Since opening in early September, the La Petite Academy childcare center at Pittsburgh International Airport has received international media coverage and garnered praise from First Lady Dr. Jill Biden during a visit to the airport.
The latest kudos come from one of the nation’s leading politicians, a tireless advocate for childcare access and funding for her entire career.
U.S. Rep. Katherine Clark of Massachusetts (D-5th), the House minority whip, recently visited the childcare center with U.S. Rep. Chris Deluzio (D-17th) of Pennsylvania, whose district includes PIT.
Airport CEO Christina Cassotis hosted the legislators and their staffs during a tour of the Terminal Modernization Program, the airport’s $1.57 billion project to build a new landside terminal and multi-modal complex, and La Petite Academy, which is housed where the airport’s former E Gates were located.
“We built this facility to help lower the barriers to employment for our staff and other workers here at the airport, but we really hope it’s a model for other employers to follow,” Cassotis said. “This is an issue that is critical across all industries, and we want to lead the way to show it can be done and done well.”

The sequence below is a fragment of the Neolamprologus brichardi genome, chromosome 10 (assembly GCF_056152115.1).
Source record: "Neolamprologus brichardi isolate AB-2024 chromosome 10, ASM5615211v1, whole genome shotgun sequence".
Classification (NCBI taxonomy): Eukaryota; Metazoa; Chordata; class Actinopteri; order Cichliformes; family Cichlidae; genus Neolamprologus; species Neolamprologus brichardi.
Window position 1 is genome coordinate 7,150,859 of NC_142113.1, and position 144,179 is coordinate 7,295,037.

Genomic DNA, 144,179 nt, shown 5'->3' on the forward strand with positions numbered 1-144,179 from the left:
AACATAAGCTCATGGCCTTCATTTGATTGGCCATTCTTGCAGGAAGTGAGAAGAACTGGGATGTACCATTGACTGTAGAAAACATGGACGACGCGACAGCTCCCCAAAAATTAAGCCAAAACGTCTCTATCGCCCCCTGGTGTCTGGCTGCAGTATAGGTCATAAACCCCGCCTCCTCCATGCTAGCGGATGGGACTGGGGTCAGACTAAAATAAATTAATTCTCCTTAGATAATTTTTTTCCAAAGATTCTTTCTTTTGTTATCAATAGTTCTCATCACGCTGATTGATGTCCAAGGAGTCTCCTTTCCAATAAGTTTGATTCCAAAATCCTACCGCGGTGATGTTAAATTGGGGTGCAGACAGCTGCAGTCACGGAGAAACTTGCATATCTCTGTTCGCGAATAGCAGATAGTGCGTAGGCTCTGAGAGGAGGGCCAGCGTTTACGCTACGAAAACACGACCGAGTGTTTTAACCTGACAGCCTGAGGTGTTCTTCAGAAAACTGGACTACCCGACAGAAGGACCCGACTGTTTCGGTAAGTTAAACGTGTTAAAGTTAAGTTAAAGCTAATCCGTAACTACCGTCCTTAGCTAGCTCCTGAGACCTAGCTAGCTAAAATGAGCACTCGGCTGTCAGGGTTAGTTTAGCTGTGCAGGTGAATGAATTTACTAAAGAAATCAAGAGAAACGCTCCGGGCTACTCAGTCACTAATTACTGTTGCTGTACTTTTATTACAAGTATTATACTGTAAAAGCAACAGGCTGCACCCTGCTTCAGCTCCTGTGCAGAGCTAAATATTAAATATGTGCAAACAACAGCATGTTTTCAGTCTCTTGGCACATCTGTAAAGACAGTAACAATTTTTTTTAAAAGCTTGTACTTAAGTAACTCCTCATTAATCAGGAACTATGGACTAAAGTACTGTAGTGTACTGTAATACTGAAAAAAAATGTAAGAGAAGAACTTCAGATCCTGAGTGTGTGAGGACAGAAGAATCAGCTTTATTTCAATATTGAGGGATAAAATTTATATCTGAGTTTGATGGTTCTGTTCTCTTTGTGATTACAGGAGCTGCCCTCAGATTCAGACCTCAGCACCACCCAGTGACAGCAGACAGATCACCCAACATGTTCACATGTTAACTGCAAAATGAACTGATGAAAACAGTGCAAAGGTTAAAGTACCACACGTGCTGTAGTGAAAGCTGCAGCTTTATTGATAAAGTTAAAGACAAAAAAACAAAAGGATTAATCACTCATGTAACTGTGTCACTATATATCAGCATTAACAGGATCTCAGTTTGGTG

A manager guided the group through the center, which can enroll up to 55 children from infant through pre-K ages. The center’s operator, Michigan-based Learning Care Group, runs more than 1,000 facilities across the nation that serve more than 150,000 children.
With separate rooms for different age groups, an outdoor play area and aviation-themed toys and learning tools—as well as a direct view of planes taking off and landing on one of the airport’s four runways—the center impressed Clark and Deluzio, as did the vision of airport and LCG officials to make it happen.
“This childcare center at Pittsburgh International Airport is an important model for other employers in Western Pennsylvania and across the country, and I am grateful Whip Clark could join me today to see it. Making childcare more affordable should be a no-brainer that will lower costs for working families,” Deluzio said.
“We’re seeing good leadership and a model of an employer that can do this. Let’s expand that and make sure the federal government is making that investment, too.”
Clark said she believes the center can drive more attention to the lack of childcare access nationwide.
“Since the pandemic, there really has been a paradigm shift” in how childcare is viewed, she said. “It is not just considered a private matter for families. We understand it is the underpinning of our economy. It truly is economic infrastructure.”